If you are wanting to make your own natural perfumes this tool will really help you.
When we talk about essential oils being used for natural perfumery they fit into one of three main categories or ‘notes’ This refers to the volatility of the essential oil (or how quickly they evaporate) – highly volatile essential oils are usually quite thin and pale and will evaporate quickly, middle notes, are a little denser and take longer to evaporate and base notes are usually (but not always) more viscous and their fragrance is longer lasting – they are what will give your fragrance its staying power. When you are creating a natural fragrance, ideally you will want to have a mix of all three, try something along the lines of 20% top notes, 30% middle notes and 50% base notes to start with. Below you will find a helpful resource to help you get started. Please click on the links for more detailed information about these essential oils.
Essential Oil Fragrance Families
You may also helpful to think grouping essential oils in terms of their actual fragrance. There are 8 main fragrance families:
citrus: orange, lime, grapefruit, mandarin, tangerine, lemon, bergamot, petitgrain
floral: rose, jasmine, neroli, geranium, magnolia, lotus flower, blue tansy, davana, vanilla CO, ylang ylang, lavander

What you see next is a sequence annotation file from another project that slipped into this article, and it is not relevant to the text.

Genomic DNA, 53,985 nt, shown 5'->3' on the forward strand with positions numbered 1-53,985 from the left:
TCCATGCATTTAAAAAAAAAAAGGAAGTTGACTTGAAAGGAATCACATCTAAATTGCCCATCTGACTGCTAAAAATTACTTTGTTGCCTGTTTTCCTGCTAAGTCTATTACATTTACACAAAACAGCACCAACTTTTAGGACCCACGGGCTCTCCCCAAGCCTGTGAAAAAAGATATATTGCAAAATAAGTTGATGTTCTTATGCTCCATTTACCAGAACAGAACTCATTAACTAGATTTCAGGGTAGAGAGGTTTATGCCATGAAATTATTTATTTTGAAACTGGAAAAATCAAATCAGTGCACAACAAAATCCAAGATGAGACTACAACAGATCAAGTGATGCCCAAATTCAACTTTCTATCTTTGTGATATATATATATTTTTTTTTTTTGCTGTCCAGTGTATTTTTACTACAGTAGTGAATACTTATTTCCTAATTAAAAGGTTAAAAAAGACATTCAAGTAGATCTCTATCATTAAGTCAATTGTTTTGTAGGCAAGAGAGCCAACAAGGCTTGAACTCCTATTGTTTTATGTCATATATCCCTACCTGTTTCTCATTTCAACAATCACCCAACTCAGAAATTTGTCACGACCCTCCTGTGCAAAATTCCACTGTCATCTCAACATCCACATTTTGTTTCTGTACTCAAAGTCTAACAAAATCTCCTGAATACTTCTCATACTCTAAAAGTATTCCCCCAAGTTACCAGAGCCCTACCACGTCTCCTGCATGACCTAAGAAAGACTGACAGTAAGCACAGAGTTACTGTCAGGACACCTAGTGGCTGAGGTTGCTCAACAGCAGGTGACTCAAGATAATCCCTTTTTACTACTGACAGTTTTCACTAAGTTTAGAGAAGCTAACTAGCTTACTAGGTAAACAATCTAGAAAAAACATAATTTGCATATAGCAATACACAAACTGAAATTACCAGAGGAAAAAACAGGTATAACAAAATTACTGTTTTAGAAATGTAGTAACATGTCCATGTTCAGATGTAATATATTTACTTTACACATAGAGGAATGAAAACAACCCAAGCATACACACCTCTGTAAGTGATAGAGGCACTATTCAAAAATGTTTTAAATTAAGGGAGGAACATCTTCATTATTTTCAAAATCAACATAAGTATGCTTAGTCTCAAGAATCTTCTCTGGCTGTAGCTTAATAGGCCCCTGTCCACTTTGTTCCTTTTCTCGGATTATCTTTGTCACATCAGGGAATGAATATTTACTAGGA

herbaceous: marjoram, thyme, ravensara, mint, basil, clary sage, chamomile,
woody: sandalwood, rosewood, ho wood, cedarwood atlas, juniperberry, fir needle,
camphorous: eucalyptus, camphor, niaouli, wintergreen, peppermint, rosemary,
spicy: cinnamon, fennel, aniseed, black pepper, cardomom, ginger
resinous: myrrh, frankincense, elemi, peru balsam, liquidambar, labdanum abs,
earthy: patchouli, angelica root, vetiver, spikenard,
Essential oils from the same family generally blend very well together. In blending across families, there are no hard and fast rules – for the most part essential oils blend quite nicely. Here are some very rough guidelines that you might like to follow when you start out. As you get to know the essential oils and their fragrances well, you will just know what goes well together. Fragrance preference is also a very subjective and personal thing – so what one person loves, somebody else will not like at all.
Florals blend well with spicy, citrusy and woodsy oils
Spicy oils blend well with florals and citrus
Woody oils are often more subtle and blend well with most other families
Camphorous and herbaceous oils blend well together.
Earthy oils blend well with herbaceous, spicy, camphorous, florals and resinous oils
Herbaceous oils are great with citrus and camphorous
There is not really any wrong way to go about it, although some essential oils have an extremely strong aroma and these should be used sparingly or they will easily over power your blend. Good examples of this are most of the spicy oils, mint, eucalyptus, ylang ylang, labdanum abs, angelica root amongst others.
A method that I have often used before I actually dispense any oil from the bottle, is to line up all the bottles that I’m thinking to use, in a row next to each other, and then fairly quickly go a long the line with a direct inhalation. You will be able to get an idea from that if there is something in there that is really not going to work.
It is easy to find 2 or even 3 oils that blend well together, but remember the more oils you start putting into the mix the more complex the aroma becomes and getting an overall fragrance that is balanced can be quite a challenge. So start simple and take some time…